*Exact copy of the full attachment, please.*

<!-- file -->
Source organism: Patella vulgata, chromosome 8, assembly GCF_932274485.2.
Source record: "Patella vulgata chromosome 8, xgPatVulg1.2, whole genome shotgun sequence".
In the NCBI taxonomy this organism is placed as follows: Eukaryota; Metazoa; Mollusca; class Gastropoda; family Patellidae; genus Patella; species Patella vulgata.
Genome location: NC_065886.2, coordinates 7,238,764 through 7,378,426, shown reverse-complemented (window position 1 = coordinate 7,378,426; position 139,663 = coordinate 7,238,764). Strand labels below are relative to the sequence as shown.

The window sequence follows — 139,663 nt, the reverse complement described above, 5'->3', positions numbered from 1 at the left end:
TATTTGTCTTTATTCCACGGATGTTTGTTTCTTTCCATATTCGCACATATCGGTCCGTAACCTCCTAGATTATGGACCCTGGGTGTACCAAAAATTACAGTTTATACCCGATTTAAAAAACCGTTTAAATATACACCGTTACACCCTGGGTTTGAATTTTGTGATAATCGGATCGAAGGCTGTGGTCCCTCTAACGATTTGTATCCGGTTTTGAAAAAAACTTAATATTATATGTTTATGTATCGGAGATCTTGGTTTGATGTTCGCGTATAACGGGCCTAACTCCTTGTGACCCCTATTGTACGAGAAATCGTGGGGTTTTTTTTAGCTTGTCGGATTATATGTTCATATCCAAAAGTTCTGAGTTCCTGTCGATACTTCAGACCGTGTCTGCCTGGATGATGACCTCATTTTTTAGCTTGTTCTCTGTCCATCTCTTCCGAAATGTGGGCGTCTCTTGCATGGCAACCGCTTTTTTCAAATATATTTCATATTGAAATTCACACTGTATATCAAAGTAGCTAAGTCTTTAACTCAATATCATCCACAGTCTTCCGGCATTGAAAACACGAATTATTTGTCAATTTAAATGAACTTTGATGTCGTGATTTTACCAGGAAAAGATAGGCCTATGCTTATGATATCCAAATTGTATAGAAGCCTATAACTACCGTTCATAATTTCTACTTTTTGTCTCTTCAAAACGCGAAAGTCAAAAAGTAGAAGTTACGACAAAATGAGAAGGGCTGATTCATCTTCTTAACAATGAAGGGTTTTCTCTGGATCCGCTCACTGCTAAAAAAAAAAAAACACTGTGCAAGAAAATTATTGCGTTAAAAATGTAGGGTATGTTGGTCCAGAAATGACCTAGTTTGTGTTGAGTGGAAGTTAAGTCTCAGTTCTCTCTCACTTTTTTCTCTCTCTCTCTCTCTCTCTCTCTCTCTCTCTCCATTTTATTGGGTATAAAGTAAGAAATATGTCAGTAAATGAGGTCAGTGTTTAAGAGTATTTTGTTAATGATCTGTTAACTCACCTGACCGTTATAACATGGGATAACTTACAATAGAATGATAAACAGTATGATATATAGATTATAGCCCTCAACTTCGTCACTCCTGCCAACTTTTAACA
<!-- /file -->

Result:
Source organism: Patella vulgata, chromosome 8, assembly GCF_932274485.2.
Source record: "Patella vulgata chromosome 8, xgPatVulg1.2, whole genome shotgun sequence".
In the NCBI taxonomy this organism is placed as follows: Eukaryota; Metazoa; Mollusca; class Gastropoda; family Patellidae; genus Patella; species Patella vulgata.
Genome location: NC_065886.2, coordinates 7,238,764 through 7,378,426, shown reverse-complemented (window position 1 = coordinate 7,378,426; position 139,663 = coordinate 7,238,764). Strand labels below are relative to the sequence as shown.

The window sequence follows — 139,663 nt, the reverse complement described above, 5'->3', positions numbered from 1 at the left end:
TATTTGTCTTTATTCCACGGATGTTTGTTTCTTTCCATATTCGCACATATCGGTCCGTAACCTCCTAGATTATGGACCCTGGGTGTACCAAAAATTACAGTTTATACCCGATTTAAAAAACCGTTTAAATATACACCGTTACACCCTGGGTTTGAATTTTGTGATAATCGGATCGAAGGCTGTGGTCCCTCTAACGATTTGTATCCGGTTTTGAAAAAAACTTAATATTATATGTTTATGTATCGGAGATCTTGGTTTGATGTTCGCGTATAACGGGCCTAACTCCTTGTGACCCCTATTGTACGAGAAATCGTGGGGTTTTTTTTAGCTTGTCGGATTATATGTTCATATCCAAAAGTTCTGAGTTCCTGTCGATACTTCAGACCGTGTCTGCCTGGATGATGACCTCATTTTTTAGCTTGTTCTCTGTCCATCTCTTCCGAAATGTGGGCGTCTCTTGCATGGCAACCGCTTTTTTCAAATATATTTCATATTGAAATTCACACTGTATATCAAAGTAGCTAAGTCTTTAACTCAATATCATCCACAGTCTTCCGGCATTGAAAACACGAATTATTTGTCAATTTAAATGAACTTTGATGTCGTGATTTTACCAGGAAAAGATAGGCCTATGCTTATGATATCCAAATTGTATAGAAGCCTATAACTACCGTTCATAATTTCTACTTTTTGTCTCTTCAAAACGCGAAAGTCAAAAAGTAGAAGTTACGACAAAATGAGAAGGGCTGATTCATCTTCTTAACAATGAAGGGTTTTCTCTGGATCCGCTCACTGCTAAAAAAAAAAAAACACTGTGCAAGAAAATTATTGCGTTAAAAATGTAGGGTATGTTGGTCCAGAAATGACCTAGTTTGTGTTGAGTGGAAGTTAAGTCTCAGTTCTCTCTCACTTTTTTCTCTCTCTCTCTCTCTCTCTCTCTCTCTCTCTCCATTTTATTGGGTATAAAGTAAGAAATATGTCAGTAAATGAGGTCAGTGTTTAAGAGTATTTTGTTAATGATCTGTTAACTCACCTGACCGTTATAACATGGGATAACTTACAATAGAATGATAAACAGTATGATATATAGATTATAGCCCTCAACTTCGTCACTCCTGCCAACTTTTAACA